Did you know

Did you know...

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...that the apple comes from Kazakhstan

Did you know...

...that the Palace of Peace and Concord was built specifically for the meetings of the leaders of the world’s religions?

The building was designed by famous British architect Norman Foster. It has the form of a pyramid. Its first levels are occupied by an opera house (seating 1500). The pyramid is 62 metres high with a base of 62 square metres. It contains ample space for meetings and conferences. The top of the pyramid contains a round hall with 200 seats.

Did you know...


....that Kazakhstan is the largest country with a predominantly Moslem population and also the northernmost Moslem country with a secular system of government? The Nur-Astana Mosque has room for five thousand believers inside and two thousand outside on the square. The impressive structure made of glass, concrete, granite and alucobond measures almoste four thousand square meters has four minarets, each being 62 metres high. The aluminium covered domes can be seen from far away.


Did you know...

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... that Alexander Mashkevich – the President of the Euro-Asian Jewish Congress and a member of the Executive Committee of the European Jewish Congress – is a citizen of the Republic of Kazakhstan?

Did you know...

... that the Beit-Rahel-Habbad Lyubavich Synagogue is the largest synagogue in Kazakhstan and in Central Asia? It was founded in Astana on 7 September 2004 and has a total area of 5600 square metres.


Did you know...

... that the Russian Orthodox Church is the second largest religious group in Kazakhstan. 30 per cent of the population are Orthodox, and there are 230 Orthodox associations and 220 parishes or congregations in the country. There are over 300,000 Catholics living in Kazakhstan, belonging to a total of 250 parishes or congregations, 90 religious communities, and 160 visiting groups. There are about 40 Catholic churches, and 200 chapels and houses of prayer. Not to miss is the impressive Svyatovoznesenskii Cathedral - a unique feat of engineering, designed by the architect A. Zenkov in 1904. The 56 metres high building is made of blue tyan-shan fir.

Did you know...

... that Kazakhstan is meeting place for world civilizations and religions? The famous Islamic philosopher Hodga Ahmet Yassaui, highly respected by the Turkish people, spent his last years in Southern Kazakhstan, where one can still admire his beautiful mausoleum. The Russian Orthodox Saint, Sebastian Karagandinskii, is likewise buried in Kazakhstan. Kazakhstan also has a Jewish holy place: the grave of Lyubavichskii Rebe in Almaty.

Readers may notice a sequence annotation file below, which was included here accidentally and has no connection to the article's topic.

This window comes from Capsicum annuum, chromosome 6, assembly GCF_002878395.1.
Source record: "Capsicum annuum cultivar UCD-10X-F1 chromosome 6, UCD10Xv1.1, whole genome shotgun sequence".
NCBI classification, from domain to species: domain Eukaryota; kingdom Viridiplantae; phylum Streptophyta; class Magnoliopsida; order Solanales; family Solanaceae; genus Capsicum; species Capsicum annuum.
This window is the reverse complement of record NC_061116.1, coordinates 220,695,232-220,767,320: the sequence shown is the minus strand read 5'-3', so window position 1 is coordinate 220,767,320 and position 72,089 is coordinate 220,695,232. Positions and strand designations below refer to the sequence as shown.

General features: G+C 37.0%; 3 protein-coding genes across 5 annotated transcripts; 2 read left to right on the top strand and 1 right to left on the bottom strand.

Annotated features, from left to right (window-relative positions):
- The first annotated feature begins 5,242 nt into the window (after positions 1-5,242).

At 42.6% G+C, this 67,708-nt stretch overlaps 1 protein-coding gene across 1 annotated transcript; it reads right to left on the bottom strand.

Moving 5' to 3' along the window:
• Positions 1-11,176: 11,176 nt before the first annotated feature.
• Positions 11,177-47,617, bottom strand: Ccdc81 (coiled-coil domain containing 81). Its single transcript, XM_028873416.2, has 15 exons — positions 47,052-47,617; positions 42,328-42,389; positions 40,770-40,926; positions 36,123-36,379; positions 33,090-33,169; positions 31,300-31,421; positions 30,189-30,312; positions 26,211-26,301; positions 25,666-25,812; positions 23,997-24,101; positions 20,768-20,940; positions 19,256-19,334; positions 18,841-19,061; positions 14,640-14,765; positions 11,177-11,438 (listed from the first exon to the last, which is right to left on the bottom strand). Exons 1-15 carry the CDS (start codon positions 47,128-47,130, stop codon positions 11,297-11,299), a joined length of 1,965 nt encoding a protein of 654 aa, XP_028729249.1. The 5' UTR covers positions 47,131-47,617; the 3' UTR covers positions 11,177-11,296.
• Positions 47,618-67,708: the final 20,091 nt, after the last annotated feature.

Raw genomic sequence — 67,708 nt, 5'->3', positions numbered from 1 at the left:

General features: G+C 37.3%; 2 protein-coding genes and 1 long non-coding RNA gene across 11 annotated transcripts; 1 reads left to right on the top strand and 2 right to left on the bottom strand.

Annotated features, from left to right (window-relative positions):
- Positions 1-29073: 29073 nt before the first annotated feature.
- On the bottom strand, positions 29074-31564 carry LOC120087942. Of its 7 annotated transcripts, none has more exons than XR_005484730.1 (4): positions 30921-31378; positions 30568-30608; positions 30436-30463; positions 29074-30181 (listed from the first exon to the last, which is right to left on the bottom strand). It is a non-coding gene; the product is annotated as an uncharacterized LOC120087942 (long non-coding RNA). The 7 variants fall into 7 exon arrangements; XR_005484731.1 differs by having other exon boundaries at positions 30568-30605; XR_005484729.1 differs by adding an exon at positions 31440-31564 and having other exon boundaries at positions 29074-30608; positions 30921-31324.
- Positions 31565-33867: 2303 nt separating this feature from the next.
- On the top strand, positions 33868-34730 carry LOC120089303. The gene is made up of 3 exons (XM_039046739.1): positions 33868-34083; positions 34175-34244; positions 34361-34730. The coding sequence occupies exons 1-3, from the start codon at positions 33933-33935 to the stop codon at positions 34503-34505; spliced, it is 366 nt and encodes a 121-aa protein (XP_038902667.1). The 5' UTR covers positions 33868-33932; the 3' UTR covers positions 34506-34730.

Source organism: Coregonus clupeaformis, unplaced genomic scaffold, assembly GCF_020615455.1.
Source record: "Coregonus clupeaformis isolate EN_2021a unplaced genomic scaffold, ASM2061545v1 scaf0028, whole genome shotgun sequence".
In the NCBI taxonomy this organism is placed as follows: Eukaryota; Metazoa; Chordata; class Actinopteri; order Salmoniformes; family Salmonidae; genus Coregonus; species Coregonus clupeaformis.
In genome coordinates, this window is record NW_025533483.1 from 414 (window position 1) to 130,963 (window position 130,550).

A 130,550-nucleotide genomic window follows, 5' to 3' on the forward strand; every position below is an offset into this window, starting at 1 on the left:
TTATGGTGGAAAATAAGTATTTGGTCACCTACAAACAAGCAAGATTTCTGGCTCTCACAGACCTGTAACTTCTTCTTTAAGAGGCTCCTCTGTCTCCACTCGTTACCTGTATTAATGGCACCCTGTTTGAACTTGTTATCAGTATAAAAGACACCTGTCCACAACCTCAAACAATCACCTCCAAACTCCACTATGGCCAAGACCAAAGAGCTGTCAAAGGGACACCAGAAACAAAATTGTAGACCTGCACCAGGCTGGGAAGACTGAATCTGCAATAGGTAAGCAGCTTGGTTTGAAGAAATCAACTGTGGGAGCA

Did you know...

... that the 1st May is Unity Day for the nations of Kazakhstan?
In other countries, this day is celebrated as Labour Day or as a day of solidarity with the people. In Kazakhstan, there are many associations, unions and communities of ethnic groups, such as communities of Poles, Romanians, Hungarians, Greeks and others.

Did you know...

...that the 22nd September is the Day of People’s Languages? To support the different ethnic communities in Kazakhstan, the Government financially assits mass media institutions and theatres of ethnic groups. The German community, for example, is very active; the Republican German Drama Theatre was founded in 1989 and Germans in Kazakhstan have their own radio and TV channel, called 'Wir Deutschen'.

Did you know...

...that the Republican Korean theatre of musical comedy is nearly 80-years old. As the Korean community in Kazakhstan, the theatre has a long tradition: it is the oldest ethnic theatre group in Kazakhstan.


Did you know...

... that there is a small community of about 800 ethnic Assyrians living in Kazakhstan? They have a Sunday school for youth - the only one in Central Asia - and their own folklore choir.